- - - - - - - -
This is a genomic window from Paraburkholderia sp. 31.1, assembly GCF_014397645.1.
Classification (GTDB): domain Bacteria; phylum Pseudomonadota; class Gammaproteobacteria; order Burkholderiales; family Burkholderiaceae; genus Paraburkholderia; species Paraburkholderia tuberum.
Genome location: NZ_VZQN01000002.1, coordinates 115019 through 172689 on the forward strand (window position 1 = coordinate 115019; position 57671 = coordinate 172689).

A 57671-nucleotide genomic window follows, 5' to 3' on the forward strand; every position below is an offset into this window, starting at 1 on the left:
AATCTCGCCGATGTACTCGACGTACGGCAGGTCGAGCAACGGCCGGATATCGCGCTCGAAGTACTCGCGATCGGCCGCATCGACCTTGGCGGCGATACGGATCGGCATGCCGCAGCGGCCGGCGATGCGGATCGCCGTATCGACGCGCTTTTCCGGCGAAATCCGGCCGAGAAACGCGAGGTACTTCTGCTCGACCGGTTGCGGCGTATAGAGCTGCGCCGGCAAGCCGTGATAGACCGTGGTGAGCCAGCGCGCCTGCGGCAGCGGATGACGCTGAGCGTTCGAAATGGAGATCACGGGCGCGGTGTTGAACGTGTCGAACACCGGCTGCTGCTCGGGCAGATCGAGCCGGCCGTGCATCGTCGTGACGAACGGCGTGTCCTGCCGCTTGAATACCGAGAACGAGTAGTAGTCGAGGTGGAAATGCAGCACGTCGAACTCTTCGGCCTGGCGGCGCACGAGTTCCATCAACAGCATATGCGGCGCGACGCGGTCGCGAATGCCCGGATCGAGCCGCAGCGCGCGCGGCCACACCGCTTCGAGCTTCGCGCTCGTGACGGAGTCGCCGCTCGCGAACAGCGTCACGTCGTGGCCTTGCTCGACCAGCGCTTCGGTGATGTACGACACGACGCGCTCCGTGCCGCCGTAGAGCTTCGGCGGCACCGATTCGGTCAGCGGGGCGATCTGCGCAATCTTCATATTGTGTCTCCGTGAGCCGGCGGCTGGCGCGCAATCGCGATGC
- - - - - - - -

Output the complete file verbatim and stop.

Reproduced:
This is a genomic window from Paraburkholderia sp. 31.1, assembly GCF_014397645.1.
Classification (GTDB): domain Bacteria; phylum Pseudomonadota; class Gammaproteobacteria; order Burkholderiales; family Burkholderiaceae; genus Paraburkholderia; species Paraburkholderia tuberum.
Genome location: NZ_VZQN01000002.1, coordinates 115019 through 172689 on the forward strand (window position 1 = coordinate 115019; position 57671 = coordinate 172689).

A 57671-nucleotide genomic window follows, 5' to 3' on the forward strand; every position below is an offset into this window, starting at 1 on the left:
AATCTCGCCGATGTACTCGACGTACGGCAGGTCGAGCAACGGCCGGATATCGCGCTCGAAGTACTCGCGATCGGCCGCATCGACCTTGGCGGCGATACGGATCGGCATGCCGCAGCGGCCGGCGATGCGGATCGCCGTATCGACGCGCTTTTCCGGCGAAATCCGGCCGAGAAACGCGAGGTACTTCTGCTCGACCGGTTGCGGCGTATAGAGCTGCGCCGGCAAGCCGTGATAGACCGTGGTGAGCCAGCGCGCCTGCGGCAGCGGATGACGCTGAGCGTTCGAAATGGAGATCACGGGCGCGGTGTTGAACGTGTCGAACACCGGCTGCTGCTCGGGCAGATCGAGCCGGCCGTGCATCGTCGTGACGAACGGCGTGTCCTGCCGCTTGAATACCGAGAACGAGTAGTAGTCGAGGTGGAAATGCAGCACGTCGAACTCTTCGGCCTGGCGGCGCACGAGTTCCATCAACAGCATATGCGGCGCGACGCGGTCGCGAATGCCCGGATCGAGCCGCAGCGCGCGCGGCCACACCGCTTCGAGCTTCGCGCTCGTGACGGAGTCGCCGCTCGCGAACAGCGTCACGTCGTGGCCTTGCTCGACCAGCGCTTCGGTGATGTACGACACGACGCGCTCCGTGCCGCCGTAGAGCTTCGGCGGCACCGATTCGGTCAGCGGGGCGATCTGCGCAATCTTCATATTGTGTCTCCGTGAGCCGGCGGCTGGCGCGCAATCGCGATGC